It may seem counterintuitive to remove a dam that impounds water for an operating powerhouse, but for Duke Energy this decision avoided significant costs at its other hydro projects and eliminated lost generation resulting from the installation of bypass flow facilities.
By Ty Ziegler, Steve Johnson and Jeff Lineberger
The 225-kW Dillsboro Hydroelectric Project on the Tuckasegee River was constructed in 1913 to provide power to a community in southwestern North Carolina. As part of the Federal Energy Regulatory Commission (FERC) relicensing process, owner Duke Energy and two stakeholder teams recommended removal of Dillsboro Dam and Powerhouse and restoration of the site as mitigation to help Duke Energy meet relicensing requirements at six of its larger, more efficient hydroelectric projects in the area. This would allow the utility to preserve the power generation benefits at these six more efficient projects.
Today, a section of the Tuckasegee River is free-flowing for the first time in a century, and there is no evidence of the dam or powerhouse. The removal of Dillsboro Dam and Powerhouse provided mitigation for flows in bypassed river reaches at three peaking projects and delayed fish passage requirements at three run-of-river projects owned and operated by Duke Energy. Removal of Dillsboro Dam and Powerhouse also enhanced recreation opportunities (fishing and paddling) on the river.
|The Dillsboro Dam site, shown here two years after its removal, now offers natural conditions and enhanced recreational opportunities.|
Because of the carbon-free power benefits of hydroelectricity, the removal of an operating FERC-regulated hydropower facility is unusual compared to the many small, low-head, non-powered dams that have been removed across the U.S. In the case of the Dillsboro Dam removal, Duke Energy successfully adapted to challenging regulatory and political climates throughout the FERC consultation process. HDR, Duke Energy’s consultant, performed numerous energy assessments and environmental studies associated with the Dillsboro Dam removal and drafted the license surrender application.
The Dillsboro Project originally supplied power to local industries when no other electrical energy source was available in the area. C.J. Harris, a local industrialist, built the Dillsboro Project in 1913 to power his Blue Ridge Locust Pin Factory. Harris later formed the Dillsboro and Sylva Electric Company, which provided electricity to his business and a few commercial customers in the town of Sylva, North Carolina. Nantahala Power and Light Company (NP&L) purchased the Dillsboro Project in 1957. That year, NP&L increased the height of the dam by 2 feet (from 10 feet to 12 feet) and rehabilitated the power plant. FERC issued the initial operating license for the Dillsboro Project on July 17, 1980.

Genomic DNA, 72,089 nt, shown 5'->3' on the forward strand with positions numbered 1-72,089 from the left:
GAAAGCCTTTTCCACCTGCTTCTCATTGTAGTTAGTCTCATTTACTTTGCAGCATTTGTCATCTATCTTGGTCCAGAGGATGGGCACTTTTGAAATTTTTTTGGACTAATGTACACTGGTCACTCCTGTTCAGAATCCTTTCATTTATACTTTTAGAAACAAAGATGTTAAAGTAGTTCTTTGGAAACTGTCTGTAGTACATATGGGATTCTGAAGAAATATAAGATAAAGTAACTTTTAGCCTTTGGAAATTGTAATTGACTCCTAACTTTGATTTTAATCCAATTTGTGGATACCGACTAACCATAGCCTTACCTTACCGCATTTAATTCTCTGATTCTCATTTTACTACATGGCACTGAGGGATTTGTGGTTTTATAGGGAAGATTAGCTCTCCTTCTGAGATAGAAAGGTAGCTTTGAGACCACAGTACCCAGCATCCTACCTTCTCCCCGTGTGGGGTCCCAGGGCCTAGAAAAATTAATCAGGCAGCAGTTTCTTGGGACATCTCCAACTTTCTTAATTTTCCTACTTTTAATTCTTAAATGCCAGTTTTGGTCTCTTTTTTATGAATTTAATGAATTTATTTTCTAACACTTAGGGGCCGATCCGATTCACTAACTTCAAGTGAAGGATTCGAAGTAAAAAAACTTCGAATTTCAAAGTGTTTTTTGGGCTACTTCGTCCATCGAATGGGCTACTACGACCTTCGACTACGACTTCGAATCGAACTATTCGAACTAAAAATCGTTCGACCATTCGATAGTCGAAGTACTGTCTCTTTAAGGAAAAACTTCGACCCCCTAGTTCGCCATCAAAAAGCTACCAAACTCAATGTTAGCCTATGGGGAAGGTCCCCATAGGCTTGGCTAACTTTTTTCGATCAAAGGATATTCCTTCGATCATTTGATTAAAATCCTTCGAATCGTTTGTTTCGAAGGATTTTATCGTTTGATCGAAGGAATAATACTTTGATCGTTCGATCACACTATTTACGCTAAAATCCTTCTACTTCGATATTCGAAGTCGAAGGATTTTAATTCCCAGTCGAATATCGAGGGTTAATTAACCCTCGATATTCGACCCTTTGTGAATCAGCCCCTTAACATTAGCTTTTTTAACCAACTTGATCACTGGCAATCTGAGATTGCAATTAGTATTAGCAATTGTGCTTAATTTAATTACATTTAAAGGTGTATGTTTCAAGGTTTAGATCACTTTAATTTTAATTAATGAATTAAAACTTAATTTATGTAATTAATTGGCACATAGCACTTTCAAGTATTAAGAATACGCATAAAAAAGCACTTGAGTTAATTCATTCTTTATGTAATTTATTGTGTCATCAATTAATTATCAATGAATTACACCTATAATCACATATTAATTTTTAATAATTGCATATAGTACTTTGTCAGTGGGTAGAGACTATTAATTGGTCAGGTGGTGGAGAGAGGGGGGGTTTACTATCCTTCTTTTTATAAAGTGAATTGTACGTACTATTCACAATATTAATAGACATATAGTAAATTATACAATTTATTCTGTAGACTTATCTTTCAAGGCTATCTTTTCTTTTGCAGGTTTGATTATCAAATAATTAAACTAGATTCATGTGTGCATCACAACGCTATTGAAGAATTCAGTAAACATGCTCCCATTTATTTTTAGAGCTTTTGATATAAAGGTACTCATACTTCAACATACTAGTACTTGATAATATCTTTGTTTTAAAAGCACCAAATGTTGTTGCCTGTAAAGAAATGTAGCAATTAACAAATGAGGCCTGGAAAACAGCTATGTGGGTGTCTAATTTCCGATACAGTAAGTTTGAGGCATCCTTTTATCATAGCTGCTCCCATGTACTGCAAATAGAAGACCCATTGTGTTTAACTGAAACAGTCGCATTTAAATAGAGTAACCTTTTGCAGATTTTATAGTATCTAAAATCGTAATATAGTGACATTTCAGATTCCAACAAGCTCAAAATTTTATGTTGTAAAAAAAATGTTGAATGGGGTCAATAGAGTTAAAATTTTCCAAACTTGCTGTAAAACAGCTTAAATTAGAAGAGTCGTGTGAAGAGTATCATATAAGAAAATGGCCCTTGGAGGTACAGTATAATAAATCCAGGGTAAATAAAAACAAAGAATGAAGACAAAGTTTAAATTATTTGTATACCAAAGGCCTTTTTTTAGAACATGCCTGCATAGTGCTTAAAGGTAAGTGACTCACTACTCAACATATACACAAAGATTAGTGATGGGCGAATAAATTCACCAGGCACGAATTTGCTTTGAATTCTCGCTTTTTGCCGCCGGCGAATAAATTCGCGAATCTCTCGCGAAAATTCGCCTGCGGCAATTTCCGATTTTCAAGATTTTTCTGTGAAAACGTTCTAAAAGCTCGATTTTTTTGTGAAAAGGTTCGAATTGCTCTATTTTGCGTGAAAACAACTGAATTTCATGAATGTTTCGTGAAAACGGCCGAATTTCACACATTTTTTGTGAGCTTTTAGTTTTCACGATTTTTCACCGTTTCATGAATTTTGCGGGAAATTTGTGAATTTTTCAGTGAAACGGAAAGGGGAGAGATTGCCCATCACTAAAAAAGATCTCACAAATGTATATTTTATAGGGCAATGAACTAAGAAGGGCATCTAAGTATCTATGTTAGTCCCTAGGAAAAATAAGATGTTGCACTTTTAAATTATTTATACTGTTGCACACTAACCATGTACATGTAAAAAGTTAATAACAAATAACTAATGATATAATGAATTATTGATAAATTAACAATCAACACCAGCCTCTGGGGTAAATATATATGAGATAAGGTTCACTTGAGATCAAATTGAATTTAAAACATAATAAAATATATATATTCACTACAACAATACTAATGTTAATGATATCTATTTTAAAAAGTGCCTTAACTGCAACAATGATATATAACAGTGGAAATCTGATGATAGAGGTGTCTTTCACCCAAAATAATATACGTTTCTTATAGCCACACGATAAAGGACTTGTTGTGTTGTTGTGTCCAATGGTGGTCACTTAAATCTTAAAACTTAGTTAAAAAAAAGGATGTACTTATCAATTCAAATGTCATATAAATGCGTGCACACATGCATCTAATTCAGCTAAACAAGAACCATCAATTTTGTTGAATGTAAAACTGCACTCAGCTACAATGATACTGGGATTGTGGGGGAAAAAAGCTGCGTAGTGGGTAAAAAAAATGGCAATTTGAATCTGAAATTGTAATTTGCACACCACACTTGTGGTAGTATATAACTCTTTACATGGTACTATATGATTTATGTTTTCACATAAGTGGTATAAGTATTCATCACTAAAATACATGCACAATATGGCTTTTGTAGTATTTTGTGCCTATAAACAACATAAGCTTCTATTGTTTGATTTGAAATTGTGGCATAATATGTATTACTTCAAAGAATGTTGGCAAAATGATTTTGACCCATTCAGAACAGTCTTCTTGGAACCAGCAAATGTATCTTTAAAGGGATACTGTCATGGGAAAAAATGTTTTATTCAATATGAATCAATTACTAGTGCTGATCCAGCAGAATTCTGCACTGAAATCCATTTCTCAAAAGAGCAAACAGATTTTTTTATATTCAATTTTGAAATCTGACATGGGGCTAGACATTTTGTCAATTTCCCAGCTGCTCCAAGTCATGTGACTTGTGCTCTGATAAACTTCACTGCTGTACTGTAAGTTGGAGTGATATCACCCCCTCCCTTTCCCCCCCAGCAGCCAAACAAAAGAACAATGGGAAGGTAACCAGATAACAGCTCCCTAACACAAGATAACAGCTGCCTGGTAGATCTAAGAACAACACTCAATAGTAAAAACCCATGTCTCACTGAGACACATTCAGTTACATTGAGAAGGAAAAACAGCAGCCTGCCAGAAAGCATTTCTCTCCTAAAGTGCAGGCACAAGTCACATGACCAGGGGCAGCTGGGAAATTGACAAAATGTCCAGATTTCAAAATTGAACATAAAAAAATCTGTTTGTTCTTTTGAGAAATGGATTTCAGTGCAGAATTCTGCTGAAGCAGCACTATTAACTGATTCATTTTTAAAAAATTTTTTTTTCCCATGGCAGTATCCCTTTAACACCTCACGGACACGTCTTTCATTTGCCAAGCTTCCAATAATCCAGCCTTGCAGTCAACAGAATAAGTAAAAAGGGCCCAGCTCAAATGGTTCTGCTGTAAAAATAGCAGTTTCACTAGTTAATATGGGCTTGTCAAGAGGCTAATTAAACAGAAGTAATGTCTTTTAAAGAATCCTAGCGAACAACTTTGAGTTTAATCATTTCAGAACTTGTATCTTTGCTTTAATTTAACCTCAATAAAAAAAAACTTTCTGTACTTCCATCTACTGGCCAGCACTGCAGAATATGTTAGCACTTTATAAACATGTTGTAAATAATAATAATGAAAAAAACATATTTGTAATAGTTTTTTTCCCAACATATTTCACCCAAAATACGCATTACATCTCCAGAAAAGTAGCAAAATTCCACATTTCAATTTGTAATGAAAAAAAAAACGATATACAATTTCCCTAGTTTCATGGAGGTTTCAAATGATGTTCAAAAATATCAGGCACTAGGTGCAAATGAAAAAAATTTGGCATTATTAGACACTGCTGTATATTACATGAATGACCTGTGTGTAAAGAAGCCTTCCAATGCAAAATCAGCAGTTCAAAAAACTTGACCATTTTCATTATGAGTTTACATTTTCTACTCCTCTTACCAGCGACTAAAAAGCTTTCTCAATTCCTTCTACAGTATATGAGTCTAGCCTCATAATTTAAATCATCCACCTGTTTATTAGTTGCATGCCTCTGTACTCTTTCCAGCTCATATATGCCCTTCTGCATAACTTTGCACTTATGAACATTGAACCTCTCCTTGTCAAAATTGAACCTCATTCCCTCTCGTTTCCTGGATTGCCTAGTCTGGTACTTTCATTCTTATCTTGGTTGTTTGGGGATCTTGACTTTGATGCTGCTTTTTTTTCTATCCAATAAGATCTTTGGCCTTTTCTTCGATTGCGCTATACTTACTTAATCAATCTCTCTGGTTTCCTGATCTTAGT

Duke Energy acquired NP&L in 1988 and assumed operational control of NP&L’s hydro stations in August 2000, just as the FERC relicensing process was getting under way. Duke Energy operated the Dillsboro Project in a run-of-river mode, maintaining the 15-acre headpond within 6 inches of full pond elevation. Project operations depended on available water flow in the Tuckasegee River, which is regulated by Duke Energy’s upstream 23.88-MW East Fork and 19.25-MW West Fork hydroelectric projects. But the electric energy provided by the Dillsboro Project had become a very small portion of the power needs of the region by 2000.
The original FERC license for the project expired on July 31, 2005. Duke Energy filed an application for license renewal on July 22, 2003, and about six months later filed two settlement agreements on behalf of Duke Energy and 26 other stakeholders on two stakeholder teams. The Tuckasegee and Nantahala Cooperative Stakeholder Team Settlement Agreements addressed FERC relicensing issues for six of Duke Energy’s other hydroelectric facilities in the Nantahala Area. Together, the two settlement agreements were intended to resolve bypass flow issues at the 42-MW Nantahala, East Fork and West Fork projects and fish passage issues at the 1.04-MW Franklin, 980-kW Bryson and 1.8-MW Mission projects. The settlement agreements were consistent and proposed a surrender of the Dillsboro Project license, including removal of Dillsboro Dam and Powerhouse.
Although many non-powered dams have been removed in the U.S. in recent years, at the time of the application for license surrender, the Dillsboro Project represented one of only a few FERC-regulated hydropower facilities to be removed. The removal faced challenges by local opposition and ultimately litigation, complex permitting requirements (several of which were required by resource agencies that supported the project) and Endangered Species Act compliance considerations.
In accordance with the settlement agreements, Duke Energy filed an application for license surrender for the Dillsboro Project on May 28, 2004. Between July 2004 and March 2005, federal and state regulatory agencies, local governments, non-governmental organizations, local businesses and private citizens filed interventions to the surrender application. Not all of these filings opposed dam removal, as parties had to file to remain a part of the FERC process. Those opposed to dam removal were mostly local groups wanting to retain the dam and pond, primarily for aesthetic reasons.